Quick, what's your sign? BZZZZT! You're wrong.
That is if you are thinking that your Astrological sign is in anyway related to where the Sun, Moon, planets, and stars actually were in the heavens on the date and time of your birth.
Like a lot of people I have always been vaguely interested in Astrology, my special sign and what it says about my personality, who I should date, what career paths I should follow, etc. And I have clear memories of a period during child/young adulthood when I would read the newspaper at breakfast for the daily dose of comics and horoscopes. That is who I was at twelve years old. I liked Calvin & Hobbes and I was a Libra.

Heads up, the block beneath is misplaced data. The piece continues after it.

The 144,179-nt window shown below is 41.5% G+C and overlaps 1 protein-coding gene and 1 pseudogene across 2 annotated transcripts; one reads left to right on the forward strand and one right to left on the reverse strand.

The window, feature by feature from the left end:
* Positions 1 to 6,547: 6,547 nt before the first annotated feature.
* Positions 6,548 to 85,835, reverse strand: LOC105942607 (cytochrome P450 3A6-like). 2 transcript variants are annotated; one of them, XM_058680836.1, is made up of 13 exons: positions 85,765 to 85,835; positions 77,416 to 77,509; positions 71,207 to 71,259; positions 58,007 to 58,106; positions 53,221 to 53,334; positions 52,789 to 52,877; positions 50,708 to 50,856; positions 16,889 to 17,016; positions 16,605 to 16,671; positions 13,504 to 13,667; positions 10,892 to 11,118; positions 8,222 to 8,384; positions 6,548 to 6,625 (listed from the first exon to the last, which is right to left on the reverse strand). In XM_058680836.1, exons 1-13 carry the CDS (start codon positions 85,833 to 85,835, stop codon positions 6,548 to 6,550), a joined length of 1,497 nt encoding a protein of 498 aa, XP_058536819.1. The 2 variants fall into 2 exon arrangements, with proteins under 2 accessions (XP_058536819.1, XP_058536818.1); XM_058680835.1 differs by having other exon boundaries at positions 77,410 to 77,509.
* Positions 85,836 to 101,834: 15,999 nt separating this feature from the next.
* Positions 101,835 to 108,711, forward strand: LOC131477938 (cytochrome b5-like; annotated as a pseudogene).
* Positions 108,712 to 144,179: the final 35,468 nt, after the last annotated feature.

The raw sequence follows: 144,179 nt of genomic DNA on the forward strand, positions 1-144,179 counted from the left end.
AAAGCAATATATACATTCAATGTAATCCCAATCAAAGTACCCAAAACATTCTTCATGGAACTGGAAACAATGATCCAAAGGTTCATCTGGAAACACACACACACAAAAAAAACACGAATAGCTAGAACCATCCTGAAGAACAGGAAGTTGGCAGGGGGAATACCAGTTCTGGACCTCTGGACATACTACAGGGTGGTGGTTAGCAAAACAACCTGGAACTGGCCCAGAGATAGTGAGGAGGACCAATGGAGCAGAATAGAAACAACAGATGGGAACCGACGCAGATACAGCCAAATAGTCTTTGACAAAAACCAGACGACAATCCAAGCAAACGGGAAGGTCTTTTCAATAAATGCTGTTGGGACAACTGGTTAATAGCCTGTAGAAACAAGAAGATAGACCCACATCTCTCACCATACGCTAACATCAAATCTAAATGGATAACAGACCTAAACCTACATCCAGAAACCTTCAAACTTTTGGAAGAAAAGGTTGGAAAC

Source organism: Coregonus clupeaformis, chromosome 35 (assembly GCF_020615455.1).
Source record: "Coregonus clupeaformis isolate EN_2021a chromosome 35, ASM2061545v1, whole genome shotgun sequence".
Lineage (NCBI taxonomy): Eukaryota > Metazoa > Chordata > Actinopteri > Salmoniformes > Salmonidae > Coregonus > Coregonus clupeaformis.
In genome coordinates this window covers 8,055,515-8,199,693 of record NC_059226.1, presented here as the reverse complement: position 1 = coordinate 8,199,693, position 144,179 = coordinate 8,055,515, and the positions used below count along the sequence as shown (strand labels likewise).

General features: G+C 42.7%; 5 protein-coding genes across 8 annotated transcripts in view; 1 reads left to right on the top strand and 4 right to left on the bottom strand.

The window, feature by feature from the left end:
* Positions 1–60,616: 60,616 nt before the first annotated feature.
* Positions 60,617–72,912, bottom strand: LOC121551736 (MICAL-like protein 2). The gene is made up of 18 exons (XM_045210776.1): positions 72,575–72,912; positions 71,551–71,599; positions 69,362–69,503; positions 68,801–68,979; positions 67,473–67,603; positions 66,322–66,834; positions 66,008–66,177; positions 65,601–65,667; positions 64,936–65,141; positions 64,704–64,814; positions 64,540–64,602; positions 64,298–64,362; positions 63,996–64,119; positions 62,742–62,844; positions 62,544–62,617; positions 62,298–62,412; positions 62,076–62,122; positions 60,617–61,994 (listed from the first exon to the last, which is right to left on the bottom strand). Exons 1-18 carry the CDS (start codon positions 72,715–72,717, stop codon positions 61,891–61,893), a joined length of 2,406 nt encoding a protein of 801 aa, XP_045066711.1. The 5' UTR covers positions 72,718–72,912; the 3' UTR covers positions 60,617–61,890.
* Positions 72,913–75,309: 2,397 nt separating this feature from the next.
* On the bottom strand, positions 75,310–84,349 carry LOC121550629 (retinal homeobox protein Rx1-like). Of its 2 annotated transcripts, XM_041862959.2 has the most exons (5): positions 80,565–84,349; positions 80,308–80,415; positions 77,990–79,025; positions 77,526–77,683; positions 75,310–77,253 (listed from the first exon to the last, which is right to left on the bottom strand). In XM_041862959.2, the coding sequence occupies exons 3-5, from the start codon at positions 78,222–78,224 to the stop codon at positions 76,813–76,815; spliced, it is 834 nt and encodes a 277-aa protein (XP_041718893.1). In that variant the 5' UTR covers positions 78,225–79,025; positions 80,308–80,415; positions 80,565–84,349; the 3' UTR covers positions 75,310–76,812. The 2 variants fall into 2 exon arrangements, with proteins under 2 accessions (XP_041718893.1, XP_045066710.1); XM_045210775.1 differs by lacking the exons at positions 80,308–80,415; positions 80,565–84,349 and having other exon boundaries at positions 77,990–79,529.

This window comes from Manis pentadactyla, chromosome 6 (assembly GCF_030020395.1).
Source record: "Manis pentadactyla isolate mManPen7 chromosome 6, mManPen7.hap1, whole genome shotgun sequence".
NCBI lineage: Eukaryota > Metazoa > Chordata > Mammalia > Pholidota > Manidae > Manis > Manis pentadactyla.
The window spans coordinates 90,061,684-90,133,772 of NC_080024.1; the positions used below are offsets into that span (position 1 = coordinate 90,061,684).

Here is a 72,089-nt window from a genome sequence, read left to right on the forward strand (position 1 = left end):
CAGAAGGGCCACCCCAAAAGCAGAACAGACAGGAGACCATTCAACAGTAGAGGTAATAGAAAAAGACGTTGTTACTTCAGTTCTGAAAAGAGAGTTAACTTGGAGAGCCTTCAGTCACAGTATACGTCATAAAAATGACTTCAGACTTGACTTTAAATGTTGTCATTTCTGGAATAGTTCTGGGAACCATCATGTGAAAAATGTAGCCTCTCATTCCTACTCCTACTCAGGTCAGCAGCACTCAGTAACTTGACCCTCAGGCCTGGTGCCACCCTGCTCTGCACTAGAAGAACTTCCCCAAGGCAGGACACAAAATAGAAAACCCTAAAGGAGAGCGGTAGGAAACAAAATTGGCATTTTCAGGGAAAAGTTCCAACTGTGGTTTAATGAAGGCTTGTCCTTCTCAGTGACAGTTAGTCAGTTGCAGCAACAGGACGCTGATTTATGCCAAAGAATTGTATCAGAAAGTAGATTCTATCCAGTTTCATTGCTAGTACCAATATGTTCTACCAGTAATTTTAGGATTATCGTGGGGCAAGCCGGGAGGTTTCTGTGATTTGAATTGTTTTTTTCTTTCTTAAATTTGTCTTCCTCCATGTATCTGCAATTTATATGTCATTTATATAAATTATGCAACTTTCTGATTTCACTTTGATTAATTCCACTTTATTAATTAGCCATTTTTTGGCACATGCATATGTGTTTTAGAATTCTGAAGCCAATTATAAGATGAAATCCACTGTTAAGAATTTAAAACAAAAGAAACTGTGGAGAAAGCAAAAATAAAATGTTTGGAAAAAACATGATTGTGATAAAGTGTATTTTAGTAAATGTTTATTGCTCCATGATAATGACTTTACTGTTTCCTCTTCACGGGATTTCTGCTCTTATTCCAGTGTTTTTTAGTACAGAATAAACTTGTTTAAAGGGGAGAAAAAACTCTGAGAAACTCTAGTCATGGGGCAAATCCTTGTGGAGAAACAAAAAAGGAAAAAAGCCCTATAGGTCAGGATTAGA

Through my foray into amateur astronomy and astrophotography in recent years I have become increasingly acquainted with the night sky and the choreography of it's players in their respective seasons. I have also, as per my general personality and intellectual persuasions, made it my business to engage in the larger discussions of the history and philosophy of science, skepticism, "proto" vs. pseudo science, and science communication/outreach in general. Lately, a few books, podcasts, and articles that I have consumed on these and other subjects have generated a sort of dwell point around which many of my thoughts have been swirling, namely the Copernican and Scientific revolutions and the emergence of Astronomy from the general intellectual milieu of 17th and 18th centuries.Coming from the arts and humanities side of the aisle as I do, and harboring fascinations with extant religious and philosophical traditions, the historical schism between Astronomy and Astrology and the trappings of present day criticism and debate of the subject on both sides has become a messy delight for my mind. i couldn't imagine a more perfect subject this blog and from here on out I will be attempting to rescue some of the more subtle and disparate discussion points often too quickly burnt up by heated and often intentionally divisive debate.